No student of politics will deny that Pakistan broke up in 1971 largely as a result of the policies designed to make the centre strong at the expense of provincial rights and aspirations. Nor can anyone forget that the failure to restore to the provinces what has always been due to them poses the greatest threat to the state’s integrity today.

We are also familiar with the arguments employed while calling for making the hands of one ruler or another strong. It was said the country faced so many threats that a centrally organised security edifice alone could preserve its integrity. The centre alone had the mental and physical wherewithal to achieve economic progress. In an Islamic state there could be only one centre of power and Pakistan had a special reason to crush centrifugal forces and fissiparous tendencies which were being fanned by the enemies of the state — democrats, secularists, advocates of the nationalities’ rights, separatists, et al.

For six decades, the politics of Pakistan revolved around the federal question. Any stratagem that could prevent the state from becoming a federation was in order — the fiction of parity, the abolition of provinces in the western part of the original state, the imposition of martial law and the state’s declaration of war against the majority nationality and the smallest nationality both. No wonder almost all democratic movements in the country have had their origins in the federating units’ struggle for self-government.The central demand was that the centre should keep only three or four subjects such as foreign affairs, external security, currency and communications. All other subjects — internal security, local government, planning, education and social welfare — were to be restored to the provinces.

It is in this context that one should examine the national consensus on re-designing the polity by meeting some of the main demands of the federating units. The endorsement of the 18th Amendment by all shades of opinion in parliament is nothing short of a miracle. It not only marks a giant stride towards realising the promise of the 1973 constitution, in several respects it surpasses the 1973 consensus.

Continue reading Afraid of devolution? -by I.A Rehman

Establishment is preventing De-centralization. How long and how far the fraud schemes will continue to be perpetuated in the name of Pakistan and Islam to usurp the rights of people of Sindh and other units of Pakistan?

by Khalid Hashmani, McLean

Indeed, with such lies the Pakistani establishment is preventing De-centralization of many other subjects in accordance with the recent amendments to the Pakistani constitution. How long and how far the fraud schemes will continue to be perpetuated in the name of Pakistan and Islam to usurp the rights of people of small units /States/ provinces. This federal Education Minister and other ignorant high government officials like him who want to preserve centralization in the Education department and other jurisdictions should be condemned. They should not be allowed to serve since they took oath to abide by the constitution of Pakistan. If anything, Pakistan needs further De-centralization to become a true federation with adherence to strict provincial quotas in jobs including in the whole of Defense ministry and enactment of strong affirmative action programs to ensure proper representation of people from small states/ province whose employment lags their population proportion.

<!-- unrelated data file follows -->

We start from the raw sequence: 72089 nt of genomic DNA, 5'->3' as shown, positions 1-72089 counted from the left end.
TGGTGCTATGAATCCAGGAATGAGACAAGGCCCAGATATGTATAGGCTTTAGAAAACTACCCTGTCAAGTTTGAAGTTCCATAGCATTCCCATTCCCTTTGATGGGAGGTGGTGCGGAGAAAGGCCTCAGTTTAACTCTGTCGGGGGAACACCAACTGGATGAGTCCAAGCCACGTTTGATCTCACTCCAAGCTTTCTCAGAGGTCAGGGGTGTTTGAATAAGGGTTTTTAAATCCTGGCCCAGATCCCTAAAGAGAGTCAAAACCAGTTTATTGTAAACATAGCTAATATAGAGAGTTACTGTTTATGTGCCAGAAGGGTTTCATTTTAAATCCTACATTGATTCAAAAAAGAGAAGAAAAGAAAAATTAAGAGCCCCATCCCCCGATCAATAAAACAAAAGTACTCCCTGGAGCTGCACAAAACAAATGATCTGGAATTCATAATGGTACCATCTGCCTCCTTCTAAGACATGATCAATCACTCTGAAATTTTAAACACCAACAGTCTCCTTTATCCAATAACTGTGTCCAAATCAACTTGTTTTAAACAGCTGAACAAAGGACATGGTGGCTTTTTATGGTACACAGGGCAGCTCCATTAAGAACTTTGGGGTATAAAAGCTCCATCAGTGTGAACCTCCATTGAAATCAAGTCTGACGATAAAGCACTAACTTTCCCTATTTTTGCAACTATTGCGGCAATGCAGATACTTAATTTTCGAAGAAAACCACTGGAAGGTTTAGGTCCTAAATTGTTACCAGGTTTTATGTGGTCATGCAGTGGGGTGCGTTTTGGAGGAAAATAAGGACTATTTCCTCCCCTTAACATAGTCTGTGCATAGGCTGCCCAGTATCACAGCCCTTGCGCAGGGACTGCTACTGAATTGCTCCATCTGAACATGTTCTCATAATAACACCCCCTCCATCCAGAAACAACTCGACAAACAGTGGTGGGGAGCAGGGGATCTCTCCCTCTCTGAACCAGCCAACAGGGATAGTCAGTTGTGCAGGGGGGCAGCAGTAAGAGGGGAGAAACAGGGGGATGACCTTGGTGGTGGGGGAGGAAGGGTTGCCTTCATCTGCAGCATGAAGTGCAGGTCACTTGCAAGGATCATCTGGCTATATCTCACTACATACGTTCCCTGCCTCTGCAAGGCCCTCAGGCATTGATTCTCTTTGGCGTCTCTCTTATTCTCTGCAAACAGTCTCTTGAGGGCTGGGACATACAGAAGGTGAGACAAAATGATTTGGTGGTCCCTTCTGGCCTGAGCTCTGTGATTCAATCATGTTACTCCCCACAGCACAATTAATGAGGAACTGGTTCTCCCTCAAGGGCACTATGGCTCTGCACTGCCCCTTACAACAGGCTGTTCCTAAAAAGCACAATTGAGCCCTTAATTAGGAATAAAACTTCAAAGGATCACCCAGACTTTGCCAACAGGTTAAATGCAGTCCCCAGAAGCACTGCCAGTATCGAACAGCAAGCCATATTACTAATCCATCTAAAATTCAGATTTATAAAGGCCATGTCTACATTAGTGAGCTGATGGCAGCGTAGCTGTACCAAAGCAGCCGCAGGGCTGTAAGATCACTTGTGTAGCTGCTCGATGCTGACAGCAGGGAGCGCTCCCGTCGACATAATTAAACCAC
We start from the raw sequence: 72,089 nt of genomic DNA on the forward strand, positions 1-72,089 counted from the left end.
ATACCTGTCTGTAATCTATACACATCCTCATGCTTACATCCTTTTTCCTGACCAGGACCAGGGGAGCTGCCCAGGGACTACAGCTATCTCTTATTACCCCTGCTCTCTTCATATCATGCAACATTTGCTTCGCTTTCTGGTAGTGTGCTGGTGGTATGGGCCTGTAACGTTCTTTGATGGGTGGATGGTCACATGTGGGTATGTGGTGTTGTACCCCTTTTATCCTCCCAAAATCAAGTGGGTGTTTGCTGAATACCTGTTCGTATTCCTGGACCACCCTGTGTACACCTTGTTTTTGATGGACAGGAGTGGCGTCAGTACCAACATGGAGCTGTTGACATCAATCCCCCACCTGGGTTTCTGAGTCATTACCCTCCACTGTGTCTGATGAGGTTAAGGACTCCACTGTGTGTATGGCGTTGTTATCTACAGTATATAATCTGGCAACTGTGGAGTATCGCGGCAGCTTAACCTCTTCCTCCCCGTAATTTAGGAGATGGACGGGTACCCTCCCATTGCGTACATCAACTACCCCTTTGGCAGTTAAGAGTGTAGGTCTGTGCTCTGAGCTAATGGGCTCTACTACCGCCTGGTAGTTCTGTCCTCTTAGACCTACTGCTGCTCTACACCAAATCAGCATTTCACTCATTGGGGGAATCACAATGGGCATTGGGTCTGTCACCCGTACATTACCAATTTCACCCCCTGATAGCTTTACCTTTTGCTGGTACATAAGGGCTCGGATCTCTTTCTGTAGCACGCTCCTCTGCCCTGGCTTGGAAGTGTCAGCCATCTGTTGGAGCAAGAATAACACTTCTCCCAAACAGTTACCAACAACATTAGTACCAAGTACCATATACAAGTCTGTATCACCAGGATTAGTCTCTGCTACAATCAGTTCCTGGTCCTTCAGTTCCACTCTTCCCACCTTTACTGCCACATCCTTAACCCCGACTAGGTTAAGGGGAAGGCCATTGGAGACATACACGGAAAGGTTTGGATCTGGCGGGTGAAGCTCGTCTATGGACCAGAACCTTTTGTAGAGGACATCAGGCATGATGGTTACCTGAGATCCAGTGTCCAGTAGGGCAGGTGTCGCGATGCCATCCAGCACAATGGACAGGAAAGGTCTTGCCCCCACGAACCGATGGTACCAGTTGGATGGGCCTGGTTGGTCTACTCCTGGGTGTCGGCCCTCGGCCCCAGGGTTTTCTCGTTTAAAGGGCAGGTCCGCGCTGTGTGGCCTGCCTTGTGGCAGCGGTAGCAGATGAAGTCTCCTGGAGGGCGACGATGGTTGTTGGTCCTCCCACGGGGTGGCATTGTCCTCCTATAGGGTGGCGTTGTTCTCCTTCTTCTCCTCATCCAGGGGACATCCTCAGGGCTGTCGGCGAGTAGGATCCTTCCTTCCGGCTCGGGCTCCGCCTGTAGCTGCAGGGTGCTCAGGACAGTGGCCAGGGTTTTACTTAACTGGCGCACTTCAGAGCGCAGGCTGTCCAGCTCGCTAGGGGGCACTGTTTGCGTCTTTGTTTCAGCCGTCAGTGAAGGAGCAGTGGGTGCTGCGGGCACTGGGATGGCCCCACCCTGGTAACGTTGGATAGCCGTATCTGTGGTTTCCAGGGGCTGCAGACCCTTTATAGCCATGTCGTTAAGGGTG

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While talking against the devolution of federal ministry of education, Pakistan’s federal education minister Mr Assef Ahmed Ali said:

“There will be only Sindhis, Pushtun, Punjabis and Balochs and not Pakistanis in 10 years if timely measures are not taken,” he said. …

Read more : The Express Tribune

If the Sindhis rose nobody would dare to loot their resources

Resources looted under Watan Card scheme, says Palijo

MIRPURKHAS, Nov 7: Convener of the Sindh Progressive Nationalist Alliance Ayaz Latif Palijo said on Sunday that the country’s resources were being plundered under the Watan Card scheme.

 

Addressing a procession taken out by the SPNA, Mr Palijo alleged that the flood-affected people in Sindh were being deprived of even the most basic items needed to survive while the affected people in Punjab and Pakhtoonkhwa were getting funds and ration and were being rehabilitated. …

Read more : DAWN

Very good opportunity

Forwarded by: Naveed Shaikh, Bochum, Germany

The Hong Kong Research Grants Council (RGC) is establishing the Hong Kong PhD Fellowship Scheme, which aims at attracting the best and brightest students in the world to pursue their PhD programmes in Hong Kong ‘s institutions. A total of 135 PhD students will be recruited annually to Hong Kong on a worldwide basis in 2010/11 and 2011/12. If you know any bright students who would like to pursue their PhD programmes in Hong Kong , please ask him/her to contact A. Hussain at his email zameenzad@hotmail.com Details about the Scheme can be found in the following links.

http://www.rgc.edu.hk/hkphd

www.rgc.edu.hk/hkphd

http://www.polyu.edu.hk/ro/hkphd-fellowship

Very good opportunity